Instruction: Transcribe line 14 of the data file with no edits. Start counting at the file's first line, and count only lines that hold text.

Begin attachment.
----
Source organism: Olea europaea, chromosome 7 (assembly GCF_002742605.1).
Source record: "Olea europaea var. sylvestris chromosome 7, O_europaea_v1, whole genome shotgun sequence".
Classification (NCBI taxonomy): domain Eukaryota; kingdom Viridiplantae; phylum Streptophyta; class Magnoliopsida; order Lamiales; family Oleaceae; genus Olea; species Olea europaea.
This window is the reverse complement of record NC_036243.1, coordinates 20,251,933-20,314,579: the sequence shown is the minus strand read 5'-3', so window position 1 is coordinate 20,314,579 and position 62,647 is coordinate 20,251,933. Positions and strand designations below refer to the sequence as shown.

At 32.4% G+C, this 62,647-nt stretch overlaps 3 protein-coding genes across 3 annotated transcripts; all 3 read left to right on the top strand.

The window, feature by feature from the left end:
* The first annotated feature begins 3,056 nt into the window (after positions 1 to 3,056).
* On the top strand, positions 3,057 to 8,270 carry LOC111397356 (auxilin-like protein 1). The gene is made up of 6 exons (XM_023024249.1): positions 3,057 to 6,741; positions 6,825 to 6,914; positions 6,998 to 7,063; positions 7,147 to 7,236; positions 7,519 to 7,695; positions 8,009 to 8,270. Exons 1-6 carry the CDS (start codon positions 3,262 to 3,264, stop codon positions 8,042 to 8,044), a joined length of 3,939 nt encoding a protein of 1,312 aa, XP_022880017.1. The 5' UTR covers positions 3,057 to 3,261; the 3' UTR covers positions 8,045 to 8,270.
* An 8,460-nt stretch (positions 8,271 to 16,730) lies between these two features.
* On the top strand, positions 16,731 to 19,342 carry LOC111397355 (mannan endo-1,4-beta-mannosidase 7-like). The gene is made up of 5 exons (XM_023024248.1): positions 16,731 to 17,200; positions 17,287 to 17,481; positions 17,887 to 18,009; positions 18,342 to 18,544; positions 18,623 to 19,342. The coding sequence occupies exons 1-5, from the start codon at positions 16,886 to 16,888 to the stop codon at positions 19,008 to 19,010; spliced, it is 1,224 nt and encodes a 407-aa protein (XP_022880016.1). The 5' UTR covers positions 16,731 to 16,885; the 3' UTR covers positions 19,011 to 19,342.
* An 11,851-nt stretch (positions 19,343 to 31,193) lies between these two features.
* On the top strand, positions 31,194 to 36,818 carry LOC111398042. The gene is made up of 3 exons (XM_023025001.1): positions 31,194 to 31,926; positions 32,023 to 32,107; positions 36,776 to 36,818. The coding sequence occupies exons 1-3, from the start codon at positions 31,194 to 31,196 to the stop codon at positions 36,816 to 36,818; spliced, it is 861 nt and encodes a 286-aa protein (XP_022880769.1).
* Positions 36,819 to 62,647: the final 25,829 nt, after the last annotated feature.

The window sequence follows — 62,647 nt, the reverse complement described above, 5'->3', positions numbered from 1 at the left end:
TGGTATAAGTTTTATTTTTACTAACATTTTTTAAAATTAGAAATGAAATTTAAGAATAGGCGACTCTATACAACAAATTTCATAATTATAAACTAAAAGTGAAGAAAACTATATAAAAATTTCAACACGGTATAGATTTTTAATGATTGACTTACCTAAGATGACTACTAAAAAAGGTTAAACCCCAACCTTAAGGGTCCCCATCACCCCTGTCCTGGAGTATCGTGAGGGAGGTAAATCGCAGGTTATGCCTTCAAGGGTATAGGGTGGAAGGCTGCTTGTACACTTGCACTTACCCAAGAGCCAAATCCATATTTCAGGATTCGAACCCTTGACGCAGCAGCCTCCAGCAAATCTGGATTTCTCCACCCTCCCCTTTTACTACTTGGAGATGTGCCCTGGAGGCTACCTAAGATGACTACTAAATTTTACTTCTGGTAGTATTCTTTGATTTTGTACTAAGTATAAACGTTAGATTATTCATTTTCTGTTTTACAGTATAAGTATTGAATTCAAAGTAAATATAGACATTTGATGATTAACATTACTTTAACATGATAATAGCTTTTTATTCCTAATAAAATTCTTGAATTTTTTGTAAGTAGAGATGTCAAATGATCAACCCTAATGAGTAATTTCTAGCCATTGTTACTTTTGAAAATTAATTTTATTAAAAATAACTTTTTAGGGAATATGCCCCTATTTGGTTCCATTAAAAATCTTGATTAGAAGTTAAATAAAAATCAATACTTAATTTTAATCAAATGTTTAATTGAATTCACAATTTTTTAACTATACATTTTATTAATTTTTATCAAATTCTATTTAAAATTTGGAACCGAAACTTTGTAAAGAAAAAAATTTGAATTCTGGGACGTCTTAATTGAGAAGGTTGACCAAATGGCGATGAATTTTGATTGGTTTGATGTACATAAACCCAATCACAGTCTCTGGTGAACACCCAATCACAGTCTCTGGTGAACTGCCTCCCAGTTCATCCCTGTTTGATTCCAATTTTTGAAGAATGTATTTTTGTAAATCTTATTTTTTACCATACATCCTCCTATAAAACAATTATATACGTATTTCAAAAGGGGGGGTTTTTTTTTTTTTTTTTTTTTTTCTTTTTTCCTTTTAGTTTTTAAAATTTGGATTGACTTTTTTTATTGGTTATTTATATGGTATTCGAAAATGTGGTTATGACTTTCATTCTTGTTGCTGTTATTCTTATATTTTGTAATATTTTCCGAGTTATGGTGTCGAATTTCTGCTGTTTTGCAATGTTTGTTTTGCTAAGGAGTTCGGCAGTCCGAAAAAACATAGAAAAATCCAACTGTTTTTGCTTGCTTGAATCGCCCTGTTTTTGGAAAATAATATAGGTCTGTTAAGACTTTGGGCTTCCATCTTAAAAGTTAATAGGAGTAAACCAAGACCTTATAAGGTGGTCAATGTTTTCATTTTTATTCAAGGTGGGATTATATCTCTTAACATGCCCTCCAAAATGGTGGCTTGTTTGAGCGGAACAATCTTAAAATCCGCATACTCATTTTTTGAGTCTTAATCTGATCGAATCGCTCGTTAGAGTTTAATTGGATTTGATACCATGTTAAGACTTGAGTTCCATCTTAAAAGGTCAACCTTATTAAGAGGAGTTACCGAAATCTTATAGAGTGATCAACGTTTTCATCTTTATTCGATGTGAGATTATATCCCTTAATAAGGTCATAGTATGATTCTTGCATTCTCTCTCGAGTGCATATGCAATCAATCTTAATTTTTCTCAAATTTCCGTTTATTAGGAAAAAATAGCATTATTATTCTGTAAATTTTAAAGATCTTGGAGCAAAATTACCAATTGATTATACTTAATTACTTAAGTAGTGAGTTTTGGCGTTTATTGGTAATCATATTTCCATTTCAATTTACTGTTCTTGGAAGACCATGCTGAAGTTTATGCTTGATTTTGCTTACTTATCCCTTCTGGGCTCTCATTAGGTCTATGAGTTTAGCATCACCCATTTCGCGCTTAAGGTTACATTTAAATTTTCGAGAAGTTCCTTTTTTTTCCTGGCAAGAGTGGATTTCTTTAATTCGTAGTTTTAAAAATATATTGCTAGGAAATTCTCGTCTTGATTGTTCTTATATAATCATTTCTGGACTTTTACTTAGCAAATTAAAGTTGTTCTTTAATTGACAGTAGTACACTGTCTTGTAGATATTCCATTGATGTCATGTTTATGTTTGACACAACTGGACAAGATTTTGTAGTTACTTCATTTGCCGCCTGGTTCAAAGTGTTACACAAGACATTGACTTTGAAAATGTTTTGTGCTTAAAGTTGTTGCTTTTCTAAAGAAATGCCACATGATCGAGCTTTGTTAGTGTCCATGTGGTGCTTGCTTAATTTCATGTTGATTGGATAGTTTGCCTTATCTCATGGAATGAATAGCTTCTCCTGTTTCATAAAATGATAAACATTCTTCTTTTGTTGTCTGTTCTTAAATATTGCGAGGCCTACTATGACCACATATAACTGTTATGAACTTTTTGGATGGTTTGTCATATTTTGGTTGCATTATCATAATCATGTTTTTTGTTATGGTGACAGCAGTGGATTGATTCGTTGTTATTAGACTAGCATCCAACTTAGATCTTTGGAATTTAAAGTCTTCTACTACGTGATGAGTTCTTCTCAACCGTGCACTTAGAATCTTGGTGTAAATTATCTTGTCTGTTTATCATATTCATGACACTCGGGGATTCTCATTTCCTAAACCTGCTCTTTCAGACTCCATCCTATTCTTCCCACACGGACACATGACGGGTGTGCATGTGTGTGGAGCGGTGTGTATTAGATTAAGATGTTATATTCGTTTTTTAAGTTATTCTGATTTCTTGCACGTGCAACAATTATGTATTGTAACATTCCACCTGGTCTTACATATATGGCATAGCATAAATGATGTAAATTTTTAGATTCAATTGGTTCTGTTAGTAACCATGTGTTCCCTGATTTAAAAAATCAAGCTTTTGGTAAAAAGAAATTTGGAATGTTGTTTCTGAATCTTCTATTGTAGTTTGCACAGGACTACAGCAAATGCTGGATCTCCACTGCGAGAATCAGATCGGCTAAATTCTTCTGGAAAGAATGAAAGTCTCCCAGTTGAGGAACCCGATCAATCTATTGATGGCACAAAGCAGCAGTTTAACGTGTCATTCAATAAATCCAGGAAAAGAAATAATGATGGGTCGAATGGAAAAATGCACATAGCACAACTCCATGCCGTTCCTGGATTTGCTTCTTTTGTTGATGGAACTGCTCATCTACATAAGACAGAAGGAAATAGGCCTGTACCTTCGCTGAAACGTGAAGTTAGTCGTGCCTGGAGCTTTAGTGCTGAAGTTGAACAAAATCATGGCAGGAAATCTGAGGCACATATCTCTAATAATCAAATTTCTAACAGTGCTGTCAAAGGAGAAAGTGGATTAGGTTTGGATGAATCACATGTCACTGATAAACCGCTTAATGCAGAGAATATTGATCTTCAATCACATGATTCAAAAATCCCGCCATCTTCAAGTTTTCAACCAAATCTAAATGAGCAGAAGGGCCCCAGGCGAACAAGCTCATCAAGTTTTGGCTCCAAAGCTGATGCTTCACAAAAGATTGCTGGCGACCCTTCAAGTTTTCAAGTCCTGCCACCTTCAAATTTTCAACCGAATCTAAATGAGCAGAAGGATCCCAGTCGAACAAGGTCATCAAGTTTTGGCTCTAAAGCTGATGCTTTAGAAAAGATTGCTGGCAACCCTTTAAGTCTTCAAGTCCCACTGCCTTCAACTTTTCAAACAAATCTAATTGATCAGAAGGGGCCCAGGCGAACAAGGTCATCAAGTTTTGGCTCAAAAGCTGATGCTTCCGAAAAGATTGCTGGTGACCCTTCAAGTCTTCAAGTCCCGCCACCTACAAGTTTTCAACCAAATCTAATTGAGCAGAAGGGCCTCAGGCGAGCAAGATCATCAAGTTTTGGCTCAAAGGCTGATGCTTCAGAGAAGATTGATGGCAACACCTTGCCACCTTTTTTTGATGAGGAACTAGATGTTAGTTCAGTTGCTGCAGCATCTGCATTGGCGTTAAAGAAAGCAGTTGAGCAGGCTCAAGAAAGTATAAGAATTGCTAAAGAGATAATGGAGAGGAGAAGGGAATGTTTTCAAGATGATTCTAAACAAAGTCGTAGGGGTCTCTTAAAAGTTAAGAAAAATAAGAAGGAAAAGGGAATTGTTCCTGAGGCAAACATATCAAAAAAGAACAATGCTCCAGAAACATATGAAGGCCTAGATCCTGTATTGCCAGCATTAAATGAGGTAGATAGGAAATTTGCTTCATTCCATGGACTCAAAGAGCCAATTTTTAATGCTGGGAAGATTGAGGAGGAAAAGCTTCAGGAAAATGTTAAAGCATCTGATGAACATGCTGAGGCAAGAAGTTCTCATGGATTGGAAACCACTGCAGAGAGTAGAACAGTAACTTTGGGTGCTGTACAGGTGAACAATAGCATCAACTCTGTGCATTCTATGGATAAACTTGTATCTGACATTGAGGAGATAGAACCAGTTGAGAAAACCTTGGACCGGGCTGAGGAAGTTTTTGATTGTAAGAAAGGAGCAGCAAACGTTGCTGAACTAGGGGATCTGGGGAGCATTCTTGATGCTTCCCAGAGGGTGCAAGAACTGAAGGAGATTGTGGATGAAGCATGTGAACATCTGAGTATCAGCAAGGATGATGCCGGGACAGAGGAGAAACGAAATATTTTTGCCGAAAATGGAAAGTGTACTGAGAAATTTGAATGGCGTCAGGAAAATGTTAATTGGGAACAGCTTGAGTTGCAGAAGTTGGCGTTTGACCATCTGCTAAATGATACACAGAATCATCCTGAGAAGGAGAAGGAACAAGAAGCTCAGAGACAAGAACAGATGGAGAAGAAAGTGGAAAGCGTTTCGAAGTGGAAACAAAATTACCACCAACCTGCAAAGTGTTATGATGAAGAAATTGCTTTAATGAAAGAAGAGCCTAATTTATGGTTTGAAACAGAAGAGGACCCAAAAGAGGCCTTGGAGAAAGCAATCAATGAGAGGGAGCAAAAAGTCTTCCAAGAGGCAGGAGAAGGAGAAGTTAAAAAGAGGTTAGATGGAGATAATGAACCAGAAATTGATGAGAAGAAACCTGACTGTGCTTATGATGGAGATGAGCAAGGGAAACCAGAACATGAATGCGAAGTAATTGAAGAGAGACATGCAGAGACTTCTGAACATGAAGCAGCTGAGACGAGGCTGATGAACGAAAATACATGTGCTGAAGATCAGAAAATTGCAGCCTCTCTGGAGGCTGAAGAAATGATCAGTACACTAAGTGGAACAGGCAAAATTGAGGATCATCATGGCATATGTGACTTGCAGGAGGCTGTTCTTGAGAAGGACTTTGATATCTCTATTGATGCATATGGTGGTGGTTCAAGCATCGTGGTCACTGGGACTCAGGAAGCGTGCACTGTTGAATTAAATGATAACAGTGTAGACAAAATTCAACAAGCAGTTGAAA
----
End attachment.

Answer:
The window sequence follows — 62,647 nt, the reverse complement described above, 5'->3', positions numbered from 1 at the left end: